Who’ll replace NYC’s Bloomberg in ‘13?

Monday October 1, 2012

NEW YORK (AP) -- New York City’s 2013 mayoral race doesn’t fully kick off until after voters are done picking a president. But some of the city’s top political players are already jockeying for position, preparing to introduce themselves to voters who haven’t paid much attention to who, exactly, will succeed Michael Bloomberg, the billionaire mayor who has defined City Hall for more than a decade.

Bloomberg’s successor will face significant challenges -- among them a projected budget hole of at least $3.1 billion. And when the victor is sworn in on Jan. 1, 2014, it will be the first time since Bloomberg took office 12 years ago that the mayor likely won’t have the financial and philanthropic resources to fund favorite initiatives out of his or her own pocket.

It’s too early to make any assumptions about the race, political analysts warn. At this point in the 2001 contest, no one considered Bloomberg a likely prospect. But decision time is approaching -- and there’s a chance that it could be sooner than in previous election cycles. With no obvious Republican standard-bearers, it’s possible that the most significant contest will be the Democratic primary, and there’s been speculation the state Legislature could schedule it as early as June.

If no one unexpected jumps in, this could be an old-school race among political veterans who paid their dues the traditional way -- working their way up the hardscrabble ladder of New York City politics.

"These are the kind of people who used to be elected mayor," said Maurice Carroll, the director of Quinnipiac University’s polling institute. "Bloomberg is a total exotic plant in the garden of city mayors."

Here’s a look at the expected contenders -- and a few wild cards who could jump into the fray:


She hasn’t formally declared her intention to run, but the City Council speaker is already regarded as the front-runner in the race, due to her performance in voter polls and in the money contest that accompanies any campaign.

Quinn, 46, is widely perceived to have the backing of Bloomberg and with him, many of the city’s business leaders, but she’s been walking a tricky line. Political analysts say she must distance herself from the mayor, whose popularity has declined, while holding on to his support.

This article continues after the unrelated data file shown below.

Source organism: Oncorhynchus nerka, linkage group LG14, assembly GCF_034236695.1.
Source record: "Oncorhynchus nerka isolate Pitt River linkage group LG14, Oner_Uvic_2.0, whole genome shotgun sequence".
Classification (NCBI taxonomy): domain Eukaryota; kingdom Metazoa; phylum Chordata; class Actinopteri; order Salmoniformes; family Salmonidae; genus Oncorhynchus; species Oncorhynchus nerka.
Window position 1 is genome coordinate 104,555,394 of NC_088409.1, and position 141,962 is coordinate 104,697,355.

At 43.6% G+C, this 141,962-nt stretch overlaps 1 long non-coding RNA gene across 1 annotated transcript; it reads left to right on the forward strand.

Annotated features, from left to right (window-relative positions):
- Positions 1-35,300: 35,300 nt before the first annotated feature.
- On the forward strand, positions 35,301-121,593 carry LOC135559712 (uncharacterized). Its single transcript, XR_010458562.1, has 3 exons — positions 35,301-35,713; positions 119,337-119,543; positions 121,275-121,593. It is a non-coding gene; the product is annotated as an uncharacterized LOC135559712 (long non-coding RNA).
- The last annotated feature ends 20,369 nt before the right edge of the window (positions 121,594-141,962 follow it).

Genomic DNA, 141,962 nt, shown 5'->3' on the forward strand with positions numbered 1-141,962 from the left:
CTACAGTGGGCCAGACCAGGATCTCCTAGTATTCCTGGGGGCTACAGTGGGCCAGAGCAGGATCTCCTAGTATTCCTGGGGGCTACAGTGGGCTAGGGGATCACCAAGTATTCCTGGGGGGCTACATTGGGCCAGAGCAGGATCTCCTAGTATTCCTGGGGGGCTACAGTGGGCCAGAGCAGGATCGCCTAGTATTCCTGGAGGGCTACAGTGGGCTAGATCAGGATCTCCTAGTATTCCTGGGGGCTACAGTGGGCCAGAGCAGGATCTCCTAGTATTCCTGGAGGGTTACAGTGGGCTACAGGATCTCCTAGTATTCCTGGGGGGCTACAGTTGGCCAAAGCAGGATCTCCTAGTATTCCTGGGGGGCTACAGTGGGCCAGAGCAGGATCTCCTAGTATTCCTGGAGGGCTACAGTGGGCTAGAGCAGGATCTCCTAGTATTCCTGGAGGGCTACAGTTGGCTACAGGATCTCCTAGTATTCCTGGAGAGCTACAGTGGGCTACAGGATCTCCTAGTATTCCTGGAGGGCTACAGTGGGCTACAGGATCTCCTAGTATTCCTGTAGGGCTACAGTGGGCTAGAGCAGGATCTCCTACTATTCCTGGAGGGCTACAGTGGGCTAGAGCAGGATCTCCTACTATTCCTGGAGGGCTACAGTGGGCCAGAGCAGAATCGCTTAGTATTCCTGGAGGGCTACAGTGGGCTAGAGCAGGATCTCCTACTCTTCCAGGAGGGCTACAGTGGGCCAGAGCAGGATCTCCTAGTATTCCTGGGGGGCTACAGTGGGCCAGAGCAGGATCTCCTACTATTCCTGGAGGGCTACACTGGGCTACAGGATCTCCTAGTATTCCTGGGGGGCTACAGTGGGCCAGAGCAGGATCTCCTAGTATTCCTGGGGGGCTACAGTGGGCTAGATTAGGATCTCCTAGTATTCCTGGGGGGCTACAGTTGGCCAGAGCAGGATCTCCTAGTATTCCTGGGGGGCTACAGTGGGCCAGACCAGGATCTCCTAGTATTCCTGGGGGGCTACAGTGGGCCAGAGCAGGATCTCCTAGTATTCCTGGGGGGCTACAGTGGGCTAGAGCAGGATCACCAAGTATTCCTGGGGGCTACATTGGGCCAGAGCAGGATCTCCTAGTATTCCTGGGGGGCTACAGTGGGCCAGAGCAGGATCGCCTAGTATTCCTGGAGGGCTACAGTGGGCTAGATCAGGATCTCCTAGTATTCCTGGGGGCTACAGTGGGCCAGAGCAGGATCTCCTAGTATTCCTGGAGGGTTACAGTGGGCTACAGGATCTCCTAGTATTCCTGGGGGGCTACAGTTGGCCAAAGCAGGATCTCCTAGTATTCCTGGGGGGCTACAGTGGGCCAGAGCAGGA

The city’s former comptroller is best known for his close loss to Bloomberg in 2009, which was surprising because Thompson was outspent by more than 10-to-1. He channeled voter anger toward Bloomberg’s extension of term limits and lost by only 4.5 percentage points.


At 6-foot-5, the city public advocate has been an easy-to-spot presence in city and regional politics for the past 20 years.

He worked as an aide to Mayor David Dinkins in the early ‘90s, then served as a federal regional housing director for President Bill Clinton and finally as a councilman for eight years. His work as campaign manager for Hillary Rodham Clinton’s successful 2000 Senate campaign helped win him a reputation as a consummate political insider.


On the list of likely mayoral candidates, Manhattan’s borough president has a "maybe" next to his name. Some have suggested he will instead run for city comptroller, a job that would give him more power and citywide exposure.


Liu, the city comptroller and former City Council member, was once viewed as one of the top likely contenders for the mayoral seat, with strong support from organized labor and minority communities. But his prospects appeared to plummet following the arrests of his campaign treasurer and a fundraiser amid accusations that his campaign made use of straw donors who funneled illegal contributions from wealthy people into his coffers.


Raymond Kelly, the city’s longtime police commissioner insists he has no interest in political office, but ... ; John Catsimatidis, the Gristedes Supermarkets mogul and bilJlionaire; Alec Baldwin, the politically outspoken actor flirted publicly with the possibility of a run.


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